Decade After Columbine, New Research Seeks to Debunk Myths About the Massacre

As the country prepares to mark 10 years since the massacre at Columbine High School in Colorado, many of the "facts" about the school shooting turn out to be myth, USA Today reports.

On April 20, 1999, teenagers Eric Harris and Dylan Klebold killed 13 at the school and injured 24 others before killing themselves in what at the time was the country's worst school shooting.

Now details have emerged to suggest that Harris and Klebold were not the "Trenchcoat Mafia," were not loners warped by video games and weren't even bullied by classmates, according to USA Today's report on new studies of the massacre. In fact, the young men reportedly bragged in their journals about picking on other students.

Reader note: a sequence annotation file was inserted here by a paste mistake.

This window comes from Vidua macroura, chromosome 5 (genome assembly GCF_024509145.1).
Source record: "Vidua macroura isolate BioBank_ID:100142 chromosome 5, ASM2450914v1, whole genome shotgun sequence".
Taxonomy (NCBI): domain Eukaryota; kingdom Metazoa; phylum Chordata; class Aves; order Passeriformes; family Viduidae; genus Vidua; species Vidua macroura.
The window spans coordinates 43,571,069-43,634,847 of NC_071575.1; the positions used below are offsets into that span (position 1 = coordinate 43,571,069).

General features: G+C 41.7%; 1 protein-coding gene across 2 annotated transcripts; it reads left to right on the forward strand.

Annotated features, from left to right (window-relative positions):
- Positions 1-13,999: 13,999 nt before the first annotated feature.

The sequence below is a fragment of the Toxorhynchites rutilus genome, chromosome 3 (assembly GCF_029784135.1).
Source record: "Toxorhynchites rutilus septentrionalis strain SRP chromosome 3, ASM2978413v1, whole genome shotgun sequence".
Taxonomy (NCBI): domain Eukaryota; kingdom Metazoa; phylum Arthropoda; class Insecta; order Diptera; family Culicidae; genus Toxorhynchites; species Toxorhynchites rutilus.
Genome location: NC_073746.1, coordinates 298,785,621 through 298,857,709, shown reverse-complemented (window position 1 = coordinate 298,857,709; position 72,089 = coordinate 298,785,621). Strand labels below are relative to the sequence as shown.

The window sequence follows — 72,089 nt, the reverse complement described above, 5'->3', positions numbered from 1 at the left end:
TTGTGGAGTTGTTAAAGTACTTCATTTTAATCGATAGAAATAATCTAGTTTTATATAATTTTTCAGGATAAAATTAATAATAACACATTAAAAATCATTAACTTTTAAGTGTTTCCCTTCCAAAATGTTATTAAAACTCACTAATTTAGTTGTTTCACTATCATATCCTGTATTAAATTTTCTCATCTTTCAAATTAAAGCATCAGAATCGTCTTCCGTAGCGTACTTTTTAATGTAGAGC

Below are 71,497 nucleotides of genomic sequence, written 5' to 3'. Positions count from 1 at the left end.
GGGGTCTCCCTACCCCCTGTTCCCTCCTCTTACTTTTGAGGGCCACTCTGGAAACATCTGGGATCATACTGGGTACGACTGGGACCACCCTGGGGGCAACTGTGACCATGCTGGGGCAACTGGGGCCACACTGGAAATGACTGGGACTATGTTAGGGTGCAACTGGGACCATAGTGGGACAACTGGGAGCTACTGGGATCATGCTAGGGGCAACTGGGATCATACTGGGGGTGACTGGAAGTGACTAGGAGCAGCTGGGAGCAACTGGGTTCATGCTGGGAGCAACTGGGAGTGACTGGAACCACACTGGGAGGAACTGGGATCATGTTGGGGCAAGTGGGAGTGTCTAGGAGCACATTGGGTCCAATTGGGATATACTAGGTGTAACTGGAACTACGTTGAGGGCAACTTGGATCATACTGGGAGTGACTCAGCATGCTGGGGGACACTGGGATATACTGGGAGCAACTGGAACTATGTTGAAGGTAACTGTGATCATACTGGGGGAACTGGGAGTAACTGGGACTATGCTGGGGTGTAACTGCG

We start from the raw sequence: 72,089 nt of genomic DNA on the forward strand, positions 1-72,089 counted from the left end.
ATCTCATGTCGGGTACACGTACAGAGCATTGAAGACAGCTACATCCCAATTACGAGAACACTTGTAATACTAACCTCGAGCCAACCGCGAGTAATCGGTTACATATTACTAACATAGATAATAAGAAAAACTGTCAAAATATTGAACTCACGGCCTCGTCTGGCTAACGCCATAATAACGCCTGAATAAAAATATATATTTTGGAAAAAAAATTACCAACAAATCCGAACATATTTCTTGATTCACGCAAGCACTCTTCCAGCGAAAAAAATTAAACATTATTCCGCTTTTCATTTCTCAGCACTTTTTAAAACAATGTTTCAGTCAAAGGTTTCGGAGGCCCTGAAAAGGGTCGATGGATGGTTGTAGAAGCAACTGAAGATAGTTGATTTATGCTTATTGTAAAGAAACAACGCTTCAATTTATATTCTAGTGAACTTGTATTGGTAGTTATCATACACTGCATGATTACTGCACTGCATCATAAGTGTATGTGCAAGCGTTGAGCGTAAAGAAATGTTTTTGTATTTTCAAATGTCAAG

Books analyzing the shooting through diaries, e-mails, calendars, videos, police affidavits and interviews find that many misconceptions need to be debunked.

For example, the gunmen did not target anyone and never fatally shot a student in the head who professed her faith in God, as was widely reported. The newspaper notes that new evidence indicates the teens wanted to kill several thousand people – including their friends.

The pair also reportedly had prepared the attack for more than a year, and they built more than 100 bombs and collected guns from friends. Their suicidal plan was to conclude with a pair of gasoline bombs set to kill emergency responders, parents and journalists, but the poorly made bombs never went off.

Click here to read the full USA Today report.